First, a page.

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- Volume 16, Issue 1, 2010
Southern African Journal of Anaesthesia and Analgesia - Volume 16, Issue 1, 2010
Volume 16, Issue 1, 2010
Author P.R. PenfoldSource: Southern African Journal of Anaesthesia and Analgesia 16, pp 79 –80 (2010)More Less
Some diseases have become so common in our practice that they tend to pass by unnoticed, after a while. HIV infection is one of these, While most HIV-positive patients cause us no reason for concern, a regular revisiting of some of disease-related issues is certainly worthwhile.
Parturients are a fascinating group: seemingly young and healthy women present for procedures that aren't even necessary as a result of pathology, and robust physiology aids them in passing through our hands relatively unscathed. However, when unusual things start happening, this sense of security can vanish frighteningly quickly.
Author Z. FarinaSource: Southern African Journal of Anaesthesia and Analgesia 16 (2010)More Less
Author H. Van RooyenSource: Southern African Journal of Anaesthesia and Analgesia 16, pp 83 –88 (2010)More Less
Local anaesthetic agents reversibly block the action potentials responsible for nerve conduction. This action is demonstrable in any part of the nervous system and on every type of nerve fibre.
The Na+ selective transmembrane pore of the channel is presumed to reside in the centre of a nearly symmetrical structure formed by the four homologous domains of a 300 kDa protein complex. A change in the transmembrane potential towards the threshold value induces conformational changes in the molecule, which cause the Na+ channel to open. This gives rise to a rapid influx of Na+ with further depolarisation of the cell membrane. After it opens, the Na+ channel inactivates within a few milliseconds due to closure of an inactivation gate.
Source: Southern African Journal of Anaesthesia and Analgesia 16, pp 89 –90 (2010)More Less
Paediatric sedation guidelines : where we came from, where we are now, and current drug controversies : sedationAuthor C.J. CoteSource: Southern African Journal of Anaesthesia and Analgesia 16, pp 92 –95 (2010)More Less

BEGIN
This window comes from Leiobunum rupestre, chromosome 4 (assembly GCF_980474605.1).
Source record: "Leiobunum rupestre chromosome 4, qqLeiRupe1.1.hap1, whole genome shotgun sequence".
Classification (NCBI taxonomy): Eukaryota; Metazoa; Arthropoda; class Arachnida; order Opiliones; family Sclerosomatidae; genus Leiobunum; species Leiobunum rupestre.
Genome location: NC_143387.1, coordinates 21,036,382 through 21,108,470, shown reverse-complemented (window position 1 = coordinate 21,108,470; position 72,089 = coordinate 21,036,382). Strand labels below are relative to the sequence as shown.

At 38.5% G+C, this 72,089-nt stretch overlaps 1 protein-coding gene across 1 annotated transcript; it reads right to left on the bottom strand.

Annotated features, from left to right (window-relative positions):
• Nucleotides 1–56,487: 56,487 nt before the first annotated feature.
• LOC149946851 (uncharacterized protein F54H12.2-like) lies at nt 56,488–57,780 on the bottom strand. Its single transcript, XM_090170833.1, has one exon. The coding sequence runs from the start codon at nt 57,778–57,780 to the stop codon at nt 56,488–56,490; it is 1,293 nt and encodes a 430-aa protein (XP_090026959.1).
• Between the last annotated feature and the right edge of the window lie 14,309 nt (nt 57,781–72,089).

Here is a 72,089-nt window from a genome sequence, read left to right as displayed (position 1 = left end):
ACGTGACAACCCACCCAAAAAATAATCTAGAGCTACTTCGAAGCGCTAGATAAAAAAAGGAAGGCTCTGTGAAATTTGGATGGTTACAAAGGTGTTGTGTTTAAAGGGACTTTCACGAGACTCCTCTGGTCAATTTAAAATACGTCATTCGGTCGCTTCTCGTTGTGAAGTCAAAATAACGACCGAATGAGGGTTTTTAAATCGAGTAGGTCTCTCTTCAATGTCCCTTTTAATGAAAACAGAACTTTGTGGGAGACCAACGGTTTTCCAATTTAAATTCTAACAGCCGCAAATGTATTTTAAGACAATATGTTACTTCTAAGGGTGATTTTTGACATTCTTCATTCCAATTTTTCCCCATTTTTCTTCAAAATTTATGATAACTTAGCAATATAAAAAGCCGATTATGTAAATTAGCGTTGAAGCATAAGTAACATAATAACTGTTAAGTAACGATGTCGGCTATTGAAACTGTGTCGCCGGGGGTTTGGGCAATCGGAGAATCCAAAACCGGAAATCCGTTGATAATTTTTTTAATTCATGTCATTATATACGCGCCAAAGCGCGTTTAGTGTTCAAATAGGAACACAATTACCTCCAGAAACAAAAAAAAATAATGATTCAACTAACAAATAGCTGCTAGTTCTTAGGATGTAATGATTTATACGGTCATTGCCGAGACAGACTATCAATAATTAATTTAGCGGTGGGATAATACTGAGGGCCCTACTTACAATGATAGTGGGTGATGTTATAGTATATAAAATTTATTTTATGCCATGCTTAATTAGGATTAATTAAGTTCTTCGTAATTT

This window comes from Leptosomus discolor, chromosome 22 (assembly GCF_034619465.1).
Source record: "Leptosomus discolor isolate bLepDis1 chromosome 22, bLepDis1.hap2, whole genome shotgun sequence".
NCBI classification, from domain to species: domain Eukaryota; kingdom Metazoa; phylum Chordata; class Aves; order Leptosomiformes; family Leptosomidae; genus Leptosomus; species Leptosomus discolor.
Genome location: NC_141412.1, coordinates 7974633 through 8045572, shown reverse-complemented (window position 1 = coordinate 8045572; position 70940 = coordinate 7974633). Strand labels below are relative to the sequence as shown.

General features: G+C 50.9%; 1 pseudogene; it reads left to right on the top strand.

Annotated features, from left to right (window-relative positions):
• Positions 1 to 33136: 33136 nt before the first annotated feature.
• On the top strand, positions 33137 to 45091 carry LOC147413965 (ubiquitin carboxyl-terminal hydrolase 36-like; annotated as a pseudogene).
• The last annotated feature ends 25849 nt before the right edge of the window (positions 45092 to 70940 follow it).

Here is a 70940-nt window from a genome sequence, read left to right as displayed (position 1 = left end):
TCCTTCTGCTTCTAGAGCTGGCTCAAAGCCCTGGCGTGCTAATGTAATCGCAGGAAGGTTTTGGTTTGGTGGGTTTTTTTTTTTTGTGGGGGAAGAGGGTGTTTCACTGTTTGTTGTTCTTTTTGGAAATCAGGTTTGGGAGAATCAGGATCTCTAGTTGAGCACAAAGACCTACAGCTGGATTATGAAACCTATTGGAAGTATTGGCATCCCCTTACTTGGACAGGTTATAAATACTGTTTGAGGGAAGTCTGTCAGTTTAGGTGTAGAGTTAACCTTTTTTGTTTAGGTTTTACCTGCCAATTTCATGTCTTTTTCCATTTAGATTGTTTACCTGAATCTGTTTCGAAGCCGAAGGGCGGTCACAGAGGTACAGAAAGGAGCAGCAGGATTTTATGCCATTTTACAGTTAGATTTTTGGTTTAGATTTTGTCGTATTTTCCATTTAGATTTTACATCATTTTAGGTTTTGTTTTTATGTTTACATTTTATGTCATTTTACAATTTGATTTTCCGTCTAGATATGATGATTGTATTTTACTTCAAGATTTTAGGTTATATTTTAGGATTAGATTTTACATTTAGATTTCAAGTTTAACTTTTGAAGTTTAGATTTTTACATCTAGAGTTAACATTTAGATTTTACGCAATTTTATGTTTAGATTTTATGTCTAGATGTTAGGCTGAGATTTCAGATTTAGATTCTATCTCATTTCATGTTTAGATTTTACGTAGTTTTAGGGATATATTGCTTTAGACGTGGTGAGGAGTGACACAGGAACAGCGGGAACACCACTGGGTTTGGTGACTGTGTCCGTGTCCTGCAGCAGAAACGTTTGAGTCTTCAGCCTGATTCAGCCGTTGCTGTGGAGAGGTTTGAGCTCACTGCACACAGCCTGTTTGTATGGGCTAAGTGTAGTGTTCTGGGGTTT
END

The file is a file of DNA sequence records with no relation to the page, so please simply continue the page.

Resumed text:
The American Academy of Pediatrics (AAP) became interested in sedation disasters in 1983 when three children died in a single dental office. The AAP asked the Section on Anesthesiology to help develop guidelines for monitoring children sedated by non-anaesthesiologists. I had the good fortune to co-author this first sedation guideline in 1985. Subsequently, the AAP recognised that the guideline was being ignored by general paediatric practitioners, particularly those in the emergency room, radiology, and other areas where sedation is widely used. Therefore, the guideline was revised in 1992 with a new title, and emphasis was placed on "systems issues". A major source of confusion was the definition of "conscious sedation", which was defined as "a purposeful response to either a painful stimulus or a verbal command." Some practitioners interpreted reflex withdrawal to pain as being consistent with "conscious sedation", and this led to a number of accidents. This term is contradictory to what really happens to children, and is misleading.
Author A.M. TraversSource: Southern African Journal of Anaesthesia and Analgesia 16, pp 96 –100 (2010)More Less
The ICU is a hostile environment, and while pain is often the root cause of distress experienced by the patient in the unit, anxiety, dyspnoea, delirium and sleep deprivation may be additive or synergistic. Factors that provoke these components of distress include underlying medical conditions, acute medical / surgical illness, and "routine" critical care practices like mechanical ventilation, the presence of indwelling tubes and catheters, iatrogenic illness, medication side effects, turning and suctioning, and excessive noise and light in the ICU.
Author P. KrugerSource: Southern African Journal of Anaesthesia and Analgesia 16, pp 101 –103 (2010)More Less
Dexmedetomidine (Precedex®) is a selective alpha-2-receptor agonist that has been available for clinical use since 1999. Dexmedetomidine is currently registered in South Africa for post-operative sedation, after cardiac surgery, for 24 hours. The off label use of dexmedetomidine, for indications and duration of use other than registered, is widely published and accepted.